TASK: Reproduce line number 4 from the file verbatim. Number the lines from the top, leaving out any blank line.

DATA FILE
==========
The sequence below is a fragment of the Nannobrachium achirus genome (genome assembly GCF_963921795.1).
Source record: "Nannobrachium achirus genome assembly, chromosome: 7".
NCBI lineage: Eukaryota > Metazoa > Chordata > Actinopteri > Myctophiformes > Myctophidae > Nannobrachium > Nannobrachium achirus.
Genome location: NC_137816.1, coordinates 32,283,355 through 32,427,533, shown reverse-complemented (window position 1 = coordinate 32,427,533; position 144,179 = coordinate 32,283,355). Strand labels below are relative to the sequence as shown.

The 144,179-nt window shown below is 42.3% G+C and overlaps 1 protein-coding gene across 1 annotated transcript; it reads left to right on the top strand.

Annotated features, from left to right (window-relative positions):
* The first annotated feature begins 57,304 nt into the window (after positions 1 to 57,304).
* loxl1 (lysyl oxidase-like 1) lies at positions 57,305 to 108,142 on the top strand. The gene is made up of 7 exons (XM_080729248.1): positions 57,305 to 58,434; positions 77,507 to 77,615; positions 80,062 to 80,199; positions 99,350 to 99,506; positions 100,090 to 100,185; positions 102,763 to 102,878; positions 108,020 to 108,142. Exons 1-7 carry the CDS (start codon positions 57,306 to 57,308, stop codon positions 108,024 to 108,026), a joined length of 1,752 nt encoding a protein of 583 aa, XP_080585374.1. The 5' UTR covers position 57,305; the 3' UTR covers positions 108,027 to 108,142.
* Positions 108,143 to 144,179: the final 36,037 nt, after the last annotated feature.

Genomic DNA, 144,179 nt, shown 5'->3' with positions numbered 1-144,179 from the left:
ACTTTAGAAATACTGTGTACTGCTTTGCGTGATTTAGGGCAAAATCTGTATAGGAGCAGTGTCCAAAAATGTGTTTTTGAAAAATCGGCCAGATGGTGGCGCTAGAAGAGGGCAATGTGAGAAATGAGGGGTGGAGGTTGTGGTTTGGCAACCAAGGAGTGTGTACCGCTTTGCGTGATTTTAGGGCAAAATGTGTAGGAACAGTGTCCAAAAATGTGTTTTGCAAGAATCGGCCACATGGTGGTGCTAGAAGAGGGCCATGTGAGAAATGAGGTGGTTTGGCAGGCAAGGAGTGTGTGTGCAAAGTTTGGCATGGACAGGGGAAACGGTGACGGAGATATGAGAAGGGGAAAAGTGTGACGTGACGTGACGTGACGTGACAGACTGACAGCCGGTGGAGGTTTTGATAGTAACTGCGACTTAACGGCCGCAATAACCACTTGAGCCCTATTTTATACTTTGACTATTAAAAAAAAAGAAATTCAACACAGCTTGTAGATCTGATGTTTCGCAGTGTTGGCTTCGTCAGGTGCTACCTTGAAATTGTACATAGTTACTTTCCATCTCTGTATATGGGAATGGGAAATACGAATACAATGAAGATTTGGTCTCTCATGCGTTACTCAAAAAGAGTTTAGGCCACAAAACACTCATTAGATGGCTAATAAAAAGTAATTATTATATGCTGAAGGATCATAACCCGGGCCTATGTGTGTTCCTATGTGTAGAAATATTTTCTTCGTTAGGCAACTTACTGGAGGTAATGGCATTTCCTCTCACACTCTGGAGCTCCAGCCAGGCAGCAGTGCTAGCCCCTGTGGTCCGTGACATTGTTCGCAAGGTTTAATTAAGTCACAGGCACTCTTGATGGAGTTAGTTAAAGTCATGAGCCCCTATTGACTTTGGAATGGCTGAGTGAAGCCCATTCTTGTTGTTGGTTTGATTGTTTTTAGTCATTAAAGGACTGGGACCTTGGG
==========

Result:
Genome location: NC_137816.1, coordinates 32,283,355 through 32,427,533, shown reverse-complemented (window position 1 = coordinate 32,427,533; position 144,179 = coordinate 32,283,355). Strand labels below are relative to the sequence as shown.